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DAILY PRESS BRIEFING BY OFFICE OF SPOKESMAN FOR SECRETARY-GENERAL

Department of Public Information . News and Media Division . New York

7 December 1999

The following is a near-verbatim transcript of today's noon briefing by Fred Eckhard, Spokesman for the Secretary-General, and Shirley Brownell, Spokeswoman for the President of the General Assembly.

Briefing by Spokesman for Secretary-General

Good Afternoon. I'm sorry for the delay.

**Spokesman's Office Welcomes John Mills

As many of you know, my Deputy, Manoel de Almeida e Silva, has gone to East Timor until 1 April to help with the United Nations Mission's press and information office there. And you might have noticed a familiar face -- now sitting in the back of the room there -- in Manoel's office since last Friday and it's John Mills, who is the press officer for the Iraq Programme. John will fill in for Manoel until 1 April, on a half-time basis, thanks to a sharing agreement we worked out with [Iraq Programme Executive Director] Benon Sevan, his boss. So thank you Benon and thank you John.

**Cyprus Proximity Talks Update

The third round of talks on Cyprus began this morning at 11 a.m. when the Secretary-General's Special Advisor, Alvaro de Soto, met here at Headquarters with His Excellency Mr. Glafcos Clerides.

Mr. de Soto is scheduled to meet with His Excellency Mr. Rauf Denktash this afternoon at 5:30 p.m.

I was asked if the Secretary-General ever received the expected letter from United States President Bill Clinton that we had talked about last week, and the answer is yes, that letter arrived here last Friday, but of course, I can't reveal its contents. The Americans would have to do that if they wish.

**Secretary-General to Address World Civil Society in Montréal

The Secretary-General leaves this afternoon for Montréal, Canada, to participate in the World Civil Society Conference, which has been organized by a coalition of non-governmental organizations.

Tonight he will attend a reception sponsored by the Conference organizers and then a dinner hosted by the United Nations Association of Canada under the Chairmanship of Yves Fortier, the former Canadian Ambassador to the United Nations. He will make a speech at the dinner in English and in French. In his speech, the Secretary-General is expected to discuss Canada's strong contribution to the United Nations and to pay tribute to Daniel Rowan, a Canadian official who died en route to Pristina, Kosovo, where he was supposed to take up a post to help rebuild Kosovo's prison system. (For text of the Secretary-General’s remarks, see Press Release SG/SM/7248.)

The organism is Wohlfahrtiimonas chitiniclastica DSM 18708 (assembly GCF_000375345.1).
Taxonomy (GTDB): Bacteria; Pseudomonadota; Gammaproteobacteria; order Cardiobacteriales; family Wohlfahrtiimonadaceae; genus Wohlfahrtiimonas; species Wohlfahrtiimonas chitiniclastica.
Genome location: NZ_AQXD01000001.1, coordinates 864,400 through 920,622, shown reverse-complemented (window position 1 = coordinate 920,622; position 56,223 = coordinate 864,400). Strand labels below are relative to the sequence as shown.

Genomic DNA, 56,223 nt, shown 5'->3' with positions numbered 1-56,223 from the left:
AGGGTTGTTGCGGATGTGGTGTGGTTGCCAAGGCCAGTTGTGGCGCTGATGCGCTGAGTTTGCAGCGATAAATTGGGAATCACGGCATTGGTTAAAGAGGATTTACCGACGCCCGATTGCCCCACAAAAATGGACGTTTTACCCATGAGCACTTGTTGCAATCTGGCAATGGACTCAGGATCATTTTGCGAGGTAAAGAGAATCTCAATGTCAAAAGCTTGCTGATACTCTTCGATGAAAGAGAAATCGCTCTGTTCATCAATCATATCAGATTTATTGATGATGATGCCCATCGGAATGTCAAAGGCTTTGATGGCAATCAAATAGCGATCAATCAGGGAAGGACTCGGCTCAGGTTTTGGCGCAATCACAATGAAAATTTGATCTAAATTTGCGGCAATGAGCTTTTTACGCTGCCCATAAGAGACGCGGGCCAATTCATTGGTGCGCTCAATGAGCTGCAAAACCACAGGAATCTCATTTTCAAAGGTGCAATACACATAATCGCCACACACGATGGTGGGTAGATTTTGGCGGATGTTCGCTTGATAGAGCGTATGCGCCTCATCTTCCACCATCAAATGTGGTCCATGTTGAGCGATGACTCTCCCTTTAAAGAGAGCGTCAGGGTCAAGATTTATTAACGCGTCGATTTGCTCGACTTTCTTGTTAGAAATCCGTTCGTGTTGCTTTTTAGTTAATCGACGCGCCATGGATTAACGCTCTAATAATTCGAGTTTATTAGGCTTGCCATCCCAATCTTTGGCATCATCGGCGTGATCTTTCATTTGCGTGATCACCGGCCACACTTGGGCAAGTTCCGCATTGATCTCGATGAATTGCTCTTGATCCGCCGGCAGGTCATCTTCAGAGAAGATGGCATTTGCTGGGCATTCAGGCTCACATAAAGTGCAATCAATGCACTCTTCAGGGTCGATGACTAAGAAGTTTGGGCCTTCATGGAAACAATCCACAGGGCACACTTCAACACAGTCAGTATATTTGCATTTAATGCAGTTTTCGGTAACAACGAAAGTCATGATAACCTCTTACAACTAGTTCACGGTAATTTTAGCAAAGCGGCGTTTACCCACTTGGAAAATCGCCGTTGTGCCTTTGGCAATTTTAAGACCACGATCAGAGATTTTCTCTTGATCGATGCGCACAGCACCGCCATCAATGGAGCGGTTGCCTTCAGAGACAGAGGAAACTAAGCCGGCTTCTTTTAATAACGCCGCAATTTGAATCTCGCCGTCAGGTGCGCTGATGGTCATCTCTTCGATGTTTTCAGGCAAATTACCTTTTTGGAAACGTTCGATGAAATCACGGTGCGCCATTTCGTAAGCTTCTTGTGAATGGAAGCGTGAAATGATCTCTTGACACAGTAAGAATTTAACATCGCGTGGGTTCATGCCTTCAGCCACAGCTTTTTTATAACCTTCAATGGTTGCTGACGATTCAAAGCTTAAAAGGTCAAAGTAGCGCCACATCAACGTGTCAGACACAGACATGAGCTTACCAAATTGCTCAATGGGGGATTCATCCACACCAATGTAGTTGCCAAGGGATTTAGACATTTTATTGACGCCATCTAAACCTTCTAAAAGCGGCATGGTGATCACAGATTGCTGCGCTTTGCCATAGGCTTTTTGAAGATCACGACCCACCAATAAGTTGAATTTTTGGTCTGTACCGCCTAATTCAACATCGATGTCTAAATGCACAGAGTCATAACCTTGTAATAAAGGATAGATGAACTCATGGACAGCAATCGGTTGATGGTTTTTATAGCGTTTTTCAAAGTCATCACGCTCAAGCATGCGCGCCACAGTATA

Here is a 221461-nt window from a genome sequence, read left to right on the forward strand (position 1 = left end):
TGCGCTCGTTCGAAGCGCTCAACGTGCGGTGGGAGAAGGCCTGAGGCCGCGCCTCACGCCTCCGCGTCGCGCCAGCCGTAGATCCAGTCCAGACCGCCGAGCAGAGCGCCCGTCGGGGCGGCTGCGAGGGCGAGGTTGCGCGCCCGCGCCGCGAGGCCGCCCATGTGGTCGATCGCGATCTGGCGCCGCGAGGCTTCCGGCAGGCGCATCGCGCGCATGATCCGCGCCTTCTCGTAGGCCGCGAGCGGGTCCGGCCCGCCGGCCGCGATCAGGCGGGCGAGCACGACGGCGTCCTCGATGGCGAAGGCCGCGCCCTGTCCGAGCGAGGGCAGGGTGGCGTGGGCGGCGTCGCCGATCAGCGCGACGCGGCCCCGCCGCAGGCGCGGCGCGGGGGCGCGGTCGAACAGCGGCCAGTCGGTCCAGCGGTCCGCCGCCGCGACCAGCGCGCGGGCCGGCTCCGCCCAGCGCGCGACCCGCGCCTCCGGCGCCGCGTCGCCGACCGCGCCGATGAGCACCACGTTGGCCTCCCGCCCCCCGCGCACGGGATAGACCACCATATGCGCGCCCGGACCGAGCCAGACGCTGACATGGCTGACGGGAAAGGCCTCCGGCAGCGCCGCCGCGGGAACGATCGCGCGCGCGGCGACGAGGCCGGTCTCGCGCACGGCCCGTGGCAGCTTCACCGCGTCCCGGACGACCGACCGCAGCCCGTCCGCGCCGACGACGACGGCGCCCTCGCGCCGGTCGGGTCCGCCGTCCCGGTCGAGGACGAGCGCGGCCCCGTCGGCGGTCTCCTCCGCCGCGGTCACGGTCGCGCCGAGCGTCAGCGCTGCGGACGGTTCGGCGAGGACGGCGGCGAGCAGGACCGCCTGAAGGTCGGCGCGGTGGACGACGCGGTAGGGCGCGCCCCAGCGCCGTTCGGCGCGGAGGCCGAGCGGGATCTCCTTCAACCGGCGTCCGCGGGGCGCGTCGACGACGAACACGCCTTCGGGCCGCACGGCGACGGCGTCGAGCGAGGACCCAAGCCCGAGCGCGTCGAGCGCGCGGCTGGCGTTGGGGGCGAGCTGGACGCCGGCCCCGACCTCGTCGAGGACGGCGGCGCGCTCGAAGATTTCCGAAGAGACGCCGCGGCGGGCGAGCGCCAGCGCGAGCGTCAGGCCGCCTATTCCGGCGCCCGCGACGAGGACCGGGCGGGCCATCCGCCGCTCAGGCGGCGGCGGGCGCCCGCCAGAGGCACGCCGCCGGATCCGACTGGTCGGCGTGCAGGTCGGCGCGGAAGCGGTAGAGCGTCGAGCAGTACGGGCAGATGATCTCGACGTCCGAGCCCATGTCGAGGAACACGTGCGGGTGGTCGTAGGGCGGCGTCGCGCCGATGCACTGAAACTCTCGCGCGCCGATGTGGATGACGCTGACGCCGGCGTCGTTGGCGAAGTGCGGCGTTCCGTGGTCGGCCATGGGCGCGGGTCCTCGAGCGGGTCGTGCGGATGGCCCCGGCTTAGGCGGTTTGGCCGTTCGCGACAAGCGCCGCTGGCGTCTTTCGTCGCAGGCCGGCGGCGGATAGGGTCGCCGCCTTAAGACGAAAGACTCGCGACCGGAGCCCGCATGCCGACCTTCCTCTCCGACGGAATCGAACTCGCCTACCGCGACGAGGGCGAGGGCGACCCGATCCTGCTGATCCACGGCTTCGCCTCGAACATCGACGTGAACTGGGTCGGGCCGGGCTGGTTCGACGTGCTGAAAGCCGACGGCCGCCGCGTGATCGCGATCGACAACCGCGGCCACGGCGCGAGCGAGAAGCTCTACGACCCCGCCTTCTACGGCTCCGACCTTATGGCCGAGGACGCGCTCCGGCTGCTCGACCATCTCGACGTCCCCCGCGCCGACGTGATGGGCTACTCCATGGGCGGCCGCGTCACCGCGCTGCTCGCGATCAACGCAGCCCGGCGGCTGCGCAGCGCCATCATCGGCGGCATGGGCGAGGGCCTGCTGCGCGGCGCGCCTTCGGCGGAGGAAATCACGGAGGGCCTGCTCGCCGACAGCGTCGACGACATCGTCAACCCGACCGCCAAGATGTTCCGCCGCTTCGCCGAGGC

Tomorrow morning, the Secretary-General will address the World Civil Society Conference where he is expected to focus on globalization and the role of non-governmental organizations in giving globalization a human face.

In an advance copy of that speech, which is embargoed until 9 a.m. Wednesday, the Secretary-General says that during the protests he witnessed in Seattle last week, people were voicing their fears about globalization. "The challenge before civil society," he says “is to manage globalization to benefit the greatest number of people and nations." (For advance text see Press Release SG/SM/7249.)

Embargoed copies of both speeches are available in my office.

The Secretary-General is expected back in New York at midday tomorrow.

**Ogata calls Fate of Chechnya's Civilians UNHCR's "Top Concern"

The United Nations High Commissioner for Refugees (UNHCR), Sadako Ogata, has reiterated UNHCR's concern about the fate of Chechnya's civilian population trapped in the capital Grozny. She expressed her concern during a telephone conversation yesterday with Russia's Federal Emergencies Minister, Sergei Shoigu.

Mr. Shoigu telephoned Mrs. Ogata to tell her that Russia has taken steps to improve the security of aid workers in the Northern Caucasus and decided to exempt United Nations agencies from value-added tax on local purchases. Mrs. Ogata spoke to Mr. Shoigu hours after Russian media reported that Russian military commanders issued an ultimatum to Grozny's non-combatants, telling them to leave the city or be destroyed. She used the telephone conversation to express UNHCR's concern about protection of civilians in Chechnya. She said the fate of Chechnya's civilians was at the moment UNHCR's top concern.

The UNHCR said very little information is available on the humanitarian situation inside Chechnya. Tens of thousands of people are believed to be trapped in Grozny and other areas under heavy Russian bombardment. Many are hiding in cellars without electricity and adequate supply of food and water.

The UNHCR's emergency team, meanwhile, today went to North Ossetia's capital, Vladikavkaz, to be on standby for deployment in Ingushetia as soon as security improves.

Another UNHCR convoy arrived in Nazran this morning bringing the total of food and other aid delivered by UNHCR to 2,500 metric tons.

We have a Northern Caucasus update by the UNHCR available in my office.